The Pilcrow Club
You’ve probably walked down Aldersgate a dozen times, and you may even have paused by London Wall and wondered about the iron door half-hidden by tumbling masonry. With neither handle nor lock, the door is featureless except for a small recessed panel at eye height.
You almost certainly won’t have knocked sharply on the door.
I stood back as the panel slid to one side, revealing a pair of startlingly blue eyes.
‘The Pilcrow Club?’ I asked.
The eyes swept over me, brows narrowing as the inspection became less cursory.
‘Who sent you?’
‘The ostler, the wherryman and the scribe,’ I recited, fluttering my eyelashes in what I hoped was an entreating manner.
There was a long pause as the eyes considered my response, glancing left and right along the street. Then the panel closed, there was the rattle of a bolt being slid back and the door creaked slowly open, revealing a long tiled passageway.
‘Welcome, young lady,’ said the owner of the blue eyes, a short man in his 70s with a neat moustache. He led me down the sloping passageway and pulled aside a thick red curtain at the end, revealing a large, wood-panelled room lit by two vast ornate chandeliers. A number of elderly men, and rather fewer women, sat talking quietly at tables and in groups of armchairs.
‘Let me introduce you,’ said my guide. ‘My name is Ambrose. My story: I used to have a thriving business making typewriter ribbons. These are some of our other manufacturing members.’
‘Cantwell,’ said a man whose side whiskers bushed out from his cheeks. ‘Bowler hats.’
‘Fancourt,’ said a man in his late 50s. ‘Tapes.’
‘Tapes?’ I enquired.
‘VHS. Cassette. Betamax. Reel to reel.”
‘Ah,’ I said.
‘And this is a gentleman whose membership is pending,’ said Ambrose, indicating a ragged-looking man who sat biting his nails. ‘He makes the ink that dyes paper yellow.’
I looked blankly, prompting Ambrose to explain further. ‘Yellow Pages,’ he said. ‘He’s just heard. Still in shock, poor fellow. Over there, though, are the trade members. Projectionists, meter readers, watch repairers, taxi drivers. All vanishing means of gainful employment, sadly.’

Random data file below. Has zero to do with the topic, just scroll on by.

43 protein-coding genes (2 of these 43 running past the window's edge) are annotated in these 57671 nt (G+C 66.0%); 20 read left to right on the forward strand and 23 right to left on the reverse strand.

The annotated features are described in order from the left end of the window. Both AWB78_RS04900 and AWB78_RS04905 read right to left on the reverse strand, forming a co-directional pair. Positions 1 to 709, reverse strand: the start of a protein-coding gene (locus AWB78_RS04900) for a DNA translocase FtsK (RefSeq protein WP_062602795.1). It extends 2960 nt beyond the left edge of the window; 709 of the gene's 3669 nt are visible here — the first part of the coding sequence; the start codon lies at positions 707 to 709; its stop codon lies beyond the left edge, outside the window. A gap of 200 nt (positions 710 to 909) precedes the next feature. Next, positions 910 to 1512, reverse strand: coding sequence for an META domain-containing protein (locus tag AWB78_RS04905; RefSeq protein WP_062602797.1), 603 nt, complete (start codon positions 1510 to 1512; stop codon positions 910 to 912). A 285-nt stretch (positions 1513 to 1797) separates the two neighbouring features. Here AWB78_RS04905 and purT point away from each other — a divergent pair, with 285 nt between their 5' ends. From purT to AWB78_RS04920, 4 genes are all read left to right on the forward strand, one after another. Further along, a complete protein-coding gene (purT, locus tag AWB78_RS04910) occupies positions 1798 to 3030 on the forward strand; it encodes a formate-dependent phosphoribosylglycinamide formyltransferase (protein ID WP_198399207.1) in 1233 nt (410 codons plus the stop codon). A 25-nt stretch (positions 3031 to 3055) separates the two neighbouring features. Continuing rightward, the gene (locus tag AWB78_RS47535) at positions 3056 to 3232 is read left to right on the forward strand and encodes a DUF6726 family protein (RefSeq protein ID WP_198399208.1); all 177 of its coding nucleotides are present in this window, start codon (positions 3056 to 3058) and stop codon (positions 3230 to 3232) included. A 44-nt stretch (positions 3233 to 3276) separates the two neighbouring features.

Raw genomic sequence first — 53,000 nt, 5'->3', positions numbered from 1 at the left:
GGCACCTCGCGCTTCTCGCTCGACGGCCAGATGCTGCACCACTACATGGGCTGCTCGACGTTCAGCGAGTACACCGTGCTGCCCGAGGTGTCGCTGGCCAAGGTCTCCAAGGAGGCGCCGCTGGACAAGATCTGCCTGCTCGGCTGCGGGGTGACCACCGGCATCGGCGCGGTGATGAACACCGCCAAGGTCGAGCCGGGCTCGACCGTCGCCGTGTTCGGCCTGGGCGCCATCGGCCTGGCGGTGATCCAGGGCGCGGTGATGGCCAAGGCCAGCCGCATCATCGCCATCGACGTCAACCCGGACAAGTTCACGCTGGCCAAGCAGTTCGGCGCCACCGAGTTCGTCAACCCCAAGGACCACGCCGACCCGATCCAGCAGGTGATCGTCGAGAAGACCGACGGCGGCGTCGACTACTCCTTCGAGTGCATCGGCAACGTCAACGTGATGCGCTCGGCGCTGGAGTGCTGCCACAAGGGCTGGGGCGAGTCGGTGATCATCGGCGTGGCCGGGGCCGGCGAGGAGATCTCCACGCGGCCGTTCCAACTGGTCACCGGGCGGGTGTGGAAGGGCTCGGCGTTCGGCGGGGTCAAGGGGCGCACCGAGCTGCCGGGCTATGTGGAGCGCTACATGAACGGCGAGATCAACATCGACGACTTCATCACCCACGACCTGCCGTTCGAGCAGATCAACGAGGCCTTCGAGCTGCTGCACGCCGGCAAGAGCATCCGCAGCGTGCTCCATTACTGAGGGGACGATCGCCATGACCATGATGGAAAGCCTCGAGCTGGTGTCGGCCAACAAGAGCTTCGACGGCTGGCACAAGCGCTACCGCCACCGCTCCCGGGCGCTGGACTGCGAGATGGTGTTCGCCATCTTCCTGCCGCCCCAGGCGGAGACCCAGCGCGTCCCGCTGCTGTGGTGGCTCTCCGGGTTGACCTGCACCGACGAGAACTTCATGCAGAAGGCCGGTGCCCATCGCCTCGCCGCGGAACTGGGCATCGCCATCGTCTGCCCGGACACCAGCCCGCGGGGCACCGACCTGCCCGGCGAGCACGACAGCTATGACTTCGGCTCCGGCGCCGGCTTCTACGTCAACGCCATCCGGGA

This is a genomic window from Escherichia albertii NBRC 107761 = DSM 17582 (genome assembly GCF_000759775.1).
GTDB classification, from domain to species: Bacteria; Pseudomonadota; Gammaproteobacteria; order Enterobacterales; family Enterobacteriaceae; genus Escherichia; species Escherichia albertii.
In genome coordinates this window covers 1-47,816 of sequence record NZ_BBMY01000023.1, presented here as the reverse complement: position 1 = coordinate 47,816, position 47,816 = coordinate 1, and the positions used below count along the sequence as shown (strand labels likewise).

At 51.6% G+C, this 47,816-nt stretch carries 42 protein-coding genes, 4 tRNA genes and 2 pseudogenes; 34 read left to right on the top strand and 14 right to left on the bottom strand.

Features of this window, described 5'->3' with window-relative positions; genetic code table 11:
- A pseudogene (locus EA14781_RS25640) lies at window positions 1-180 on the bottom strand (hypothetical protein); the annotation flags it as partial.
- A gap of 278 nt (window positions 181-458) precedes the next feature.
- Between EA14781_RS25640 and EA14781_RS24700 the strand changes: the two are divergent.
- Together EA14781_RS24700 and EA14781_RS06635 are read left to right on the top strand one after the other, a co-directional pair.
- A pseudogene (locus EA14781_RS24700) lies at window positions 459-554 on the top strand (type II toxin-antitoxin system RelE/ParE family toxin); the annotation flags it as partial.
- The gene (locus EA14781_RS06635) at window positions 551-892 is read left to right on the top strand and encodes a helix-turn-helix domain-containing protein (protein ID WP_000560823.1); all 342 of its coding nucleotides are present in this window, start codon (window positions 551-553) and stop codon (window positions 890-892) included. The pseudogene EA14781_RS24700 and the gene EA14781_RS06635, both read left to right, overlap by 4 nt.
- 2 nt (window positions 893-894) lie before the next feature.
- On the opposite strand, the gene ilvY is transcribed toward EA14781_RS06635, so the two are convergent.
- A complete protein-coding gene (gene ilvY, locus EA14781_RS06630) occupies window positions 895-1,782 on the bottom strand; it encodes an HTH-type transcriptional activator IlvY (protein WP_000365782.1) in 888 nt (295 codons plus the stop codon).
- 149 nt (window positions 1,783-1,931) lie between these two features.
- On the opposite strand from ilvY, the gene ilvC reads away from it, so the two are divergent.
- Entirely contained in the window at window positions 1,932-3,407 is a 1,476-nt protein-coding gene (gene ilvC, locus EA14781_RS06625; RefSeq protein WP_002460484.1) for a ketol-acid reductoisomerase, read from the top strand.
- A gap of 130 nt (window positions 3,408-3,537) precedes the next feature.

A gong rang, and large doors at the back of the room slide open to reveal a series of long tables. As the members made their way to the tables, Ambrose suggested that I would be welcome to join them for lunch.
‘That’s very kind,’ I said, ‘but really, I’m not hungry.’
Ambrose looked me over, a faint smile twitching over his lips.
‘Oh, we’re all hungry,’ he said. ‘That’s why we’re here.’
‘… I have no money,’ I admitted.
‘Of course you don’t,’ said Ambrose. ‘None of us do. In the Pilcrow Club, there is no charge. We’ll discuss your membership after lunch.’
He guided me to a table, where I sat next to a jovial man who had already started tucking into a large slice of veal and ham pie.
‘Doughty,’ he said, waving a hand in my direction. ‘I made the wrong sort of holders.’
‘The wrong sort?’ I queried.
‘Phone book holders,’ he replied. ‘Floppy disk cabinets. Those little plastic envelopes that held your tax disc to your windscreen.’ He talked as he chewed, pieces of pastry dropping into his lap. ‘I was nothing if not diverse.’
I selected a chicken leg and a spoonful of potato salad from the copious array of food.
‘Please,’ said Ambrose, ‘don’t hold back. You must be hungry.’
Gratefully, I added a pork pie and a slice of quiche to my plate.
‘I don’t understand,’ I said. ‘Who pays for all this?’
‘To understand the Pilcrow Club,’ said Ambrose, ‘you must first know what a pilcrow is. It’s the typographic symbol that used to indicate a new paragraph in text.’ He sketched the form with his thumb on the tablecloth:
‘In medieval manuscripts, the monks would copy out their texts in black ink, and the pilcrows would be drawn in afterwards, in red ink, by specialist rubricators.’ He paused to pour us both a glass of wine.
‘When Gutenberg produced his first printed bible,’ he continued, ‘he tried to implement two-colour printing, but failed. So he left a space at the beginning of each paragraph for the pilcrow to be drawn in later, in red.’ Ambrose glanced at my empty plate, and added another pork pie.
‘But his bibles sold so fast there wasn’t time for the pilcrows to be added. That’s why, even today, every paragraph in printed text – bar the first – begins with a space. They’re waiting for the rubricator.’
‘As are we all,’ muttered Doughty between mouthfuls. He glanced up at me. ‘It’s a metaphor.’
Ambrose sat back and dabbed his mouth with a napkin. ‘And it was the rubricators who, in 1457, recognised that their careers were at an end, and set up the Pilcrow Club for all those who found themselves in a similar predicament. Wise investment and careful husbandry have led to the Pilcrow Club having the considerable financial standing that it enjoys today.’
Ambrose poured me a coffee from a silver pot.
‘So,’ he said. ‘What is, or was, your particular profession?’
‘It’s a little embarrassing,’ I replied. ‘I was in the movie business.’
‘Is that embarrassing?’ said Ambrose.
‘The adult movie business.’
‘Ah,’ he said, nodding sagely. ‘But surely in this age of internet pornography, the demand for adult performers is greater than ever? Especially for, if I may say, an attractive young woman such as yourself.’
‘I wasn’t a performer,’ I admitted. ‘I was a fluffer.’
‘You’ll have to forgive me,’ said Ambrose, ‘but it’s not a term, or indeed an industry, with which I can profess much familiarity.’
‘Fluffers used to help the gentlemen performers, er, achieve their full potential. In between takes. Stop them flagging, as it were.’
‘I see,’ said Ambrose thoughtfully. ‘And what has happened to allow these fine gentlemen to dispense with your doubtless expert services?’
‘In a word,’ I replied, ‘Viagra.’
‘Ah,’ said Ambrose.